WASP Launches Maker Economy Kit to Save the World The Delta 2040 3D printer from WASP. (Image courtesy of WASP.)

By on October 21st, 2016 in community


 With the Maker Economy Starter Kit, WASP aims to brings homes to all and create a new economic system. (Image courtesy of WASP.)
With the Maker Economy Starter Kit, WASP aims to brings homes to all and create a new economic system. (Image courtesy of WASP.)

For most businesses, the hype of the 3D printing industry was an opportunity to innovate with new technology and make a few bucks, or vice versa depending on which was prioritized. 

For others, like Italy’s WASP (World’s Advanced Saving Project), 3D printing presented an entirely new way of making things, even an inspiration for utopian ideals, such as affordable housing for all and an economy without money.

When WASP began manufacturing professional desktop 3D printers, the goal was actually to fulfill the backronym of the company’s namesake, the World’s Advanced Saving Project. In 2012, WASP began selling such systems as the PowerWASP and the DeltaWASP in order to fund research dedicated to, well, saving the world. The first project toward that end was the creation of the BigDelta 3D printer, which was designed to 3D print sustainable housing for those in need.

Throughout the development process, the Italian firm has created unique technologies, embarked on other world-saving endeavors and even reimagined a new world financial system dubbed “the maker economy.” With the BigDelta officially unveiled in 2015, WASP now has an even greater task at hand—the successful completion of a clay and straw house at the SHAMBALLA Technological Village in Massa Lombarda, Italy.

What drives a company to work toward innovating not just technology but also entire socioeconomic paradigms? ENGINEERING.com went to the source and asked the company’s founder, Massimo Moretti.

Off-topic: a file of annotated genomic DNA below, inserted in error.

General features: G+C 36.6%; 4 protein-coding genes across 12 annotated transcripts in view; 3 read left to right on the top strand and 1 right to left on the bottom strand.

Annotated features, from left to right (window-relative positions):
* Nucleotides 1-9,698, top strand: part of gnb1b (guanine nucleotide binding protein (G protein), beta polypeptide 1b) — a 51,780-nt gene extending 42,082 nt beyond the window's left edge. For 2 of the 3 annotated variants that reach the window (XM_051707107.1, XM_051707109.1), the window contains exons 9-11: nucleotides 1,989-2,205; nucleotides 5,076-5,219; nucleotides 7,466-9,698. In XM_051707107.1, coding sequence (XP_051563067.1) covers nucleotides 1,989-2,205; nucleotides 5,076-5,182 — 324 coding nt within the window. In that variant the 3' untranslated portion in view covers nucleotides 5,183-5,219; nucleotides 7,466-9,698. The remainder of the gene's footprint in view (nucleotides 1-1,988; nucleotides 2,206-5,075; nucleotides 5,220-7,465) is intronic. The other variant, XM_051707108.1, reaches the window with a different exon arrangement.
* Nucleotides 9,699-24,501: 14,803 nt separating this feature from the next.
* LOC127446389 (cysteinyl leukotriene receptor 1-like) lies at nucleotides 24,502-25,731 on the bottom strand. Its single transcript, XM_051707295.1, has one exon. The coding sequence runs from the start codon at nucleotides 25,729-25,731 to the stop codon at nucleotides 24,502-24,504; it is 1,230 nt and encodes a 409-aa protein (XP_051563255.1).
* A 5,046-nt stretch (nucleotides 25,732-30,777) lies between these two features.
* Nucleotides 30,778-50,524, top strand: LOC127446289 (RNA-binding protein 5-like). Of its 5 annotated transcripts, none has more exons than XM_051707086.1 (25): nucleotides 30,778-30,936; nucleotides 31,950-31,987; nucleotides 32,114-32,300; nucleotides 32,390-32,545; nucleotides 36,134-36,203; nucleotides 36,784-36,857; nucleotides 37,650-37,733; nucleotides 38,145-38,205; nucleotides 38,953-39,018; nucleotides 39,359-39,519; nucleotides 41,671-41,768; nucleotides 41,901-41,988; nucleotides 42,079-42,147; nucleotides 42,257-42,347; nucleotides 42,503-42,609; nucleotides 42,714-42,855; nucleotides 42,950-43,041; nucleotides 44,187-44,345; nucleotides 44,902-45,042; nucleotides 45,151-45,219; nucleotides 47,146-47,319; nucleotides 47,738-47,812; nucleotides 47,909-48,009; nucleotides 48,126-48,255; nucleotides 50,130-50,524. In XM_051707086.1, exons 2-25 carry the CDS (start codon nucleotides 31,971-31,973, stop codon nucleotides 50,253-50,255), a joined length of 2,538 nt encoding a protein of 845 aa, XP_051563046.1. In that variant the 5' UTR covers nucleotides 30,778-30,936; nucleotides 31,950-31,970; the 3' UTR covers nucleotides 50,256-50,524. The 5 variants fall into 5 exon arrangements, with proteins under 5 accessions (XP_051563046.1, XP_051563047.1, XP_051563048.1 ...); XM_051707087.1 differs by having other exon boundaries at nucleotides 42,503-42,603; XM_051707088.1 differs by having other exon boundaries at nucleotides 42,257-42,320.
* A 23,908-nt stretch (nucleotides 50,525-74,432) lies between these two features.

The Makers Manifesto

In the “About Us” sections of most corporate websites, one will find, perhaps, a brief history of the company, a list of the board of directors and a sentence or two about a commitment to innovation and solving the problems of our world.

What you won’t find is a manifesto that reads, “The power of money and finance is based on the monopoly of production capacity; the WASP project works to make it public,” “The Earth’s resources are not enough to support the existing population explosion and to change the growth models is no longer an option but rather an urgent need” or “Everything is mind, everything is change, reality is the result of shared thoughts.” These are just three of the seven points outlined in WASP’s manifesto.

Moretti elaborated on the guiding philosophy of the company. “WASP’s philosophy is based on the theme of low-cost production, of making with what you have at the moment. WASP was born from a laboratory that develops projects, and, for a model of development, we chose the wasp because it creates with what it has available,” Moretti said.

“Our approach has always been the same: ‘Thoughts take shape’ is our motto,” he added.

“Another principle that has always accompanied us in our work is that the value of an action always depends on the motivation that pushes you to act. WASP develops technologies useful for the world: we believe in that, and this is our motivation.”

From the very foundation, WASP’s approach to the 3D printing marketplace is unique, seemingly driven, not by profit, but for actually helping a world in need. Stating the belief that “the house is a primary need and a right,” money, for WASP, is merely a means of funding that project.

Moretti began building 3D printers as a path toward developing the large-scale BigDelta to construct entire homes using local resources for those in need. He explained, “We are developing low environmental impact and low-cost mixtures of materials, [as well as] projects that take account of these materials and an architectural processes based on these projects. All these elements are collected in a plan that can be replicated with the big printer, while our DeltaWASP printers are reproductions on a smaller scale of the big printer, and they are produced as economical support means for the bigger project of the printed house.”

Read more at ENGINEERING.com

By Kerry Stevenson

Kerry Stevenson, aka "General Fabb" has written over 8,000 stories on 3D printing at Fabbaloo since he launched the venture in 2007, with an intention to promote and grow the incredible technology of 3D printing across the world. So far, it seems to be working!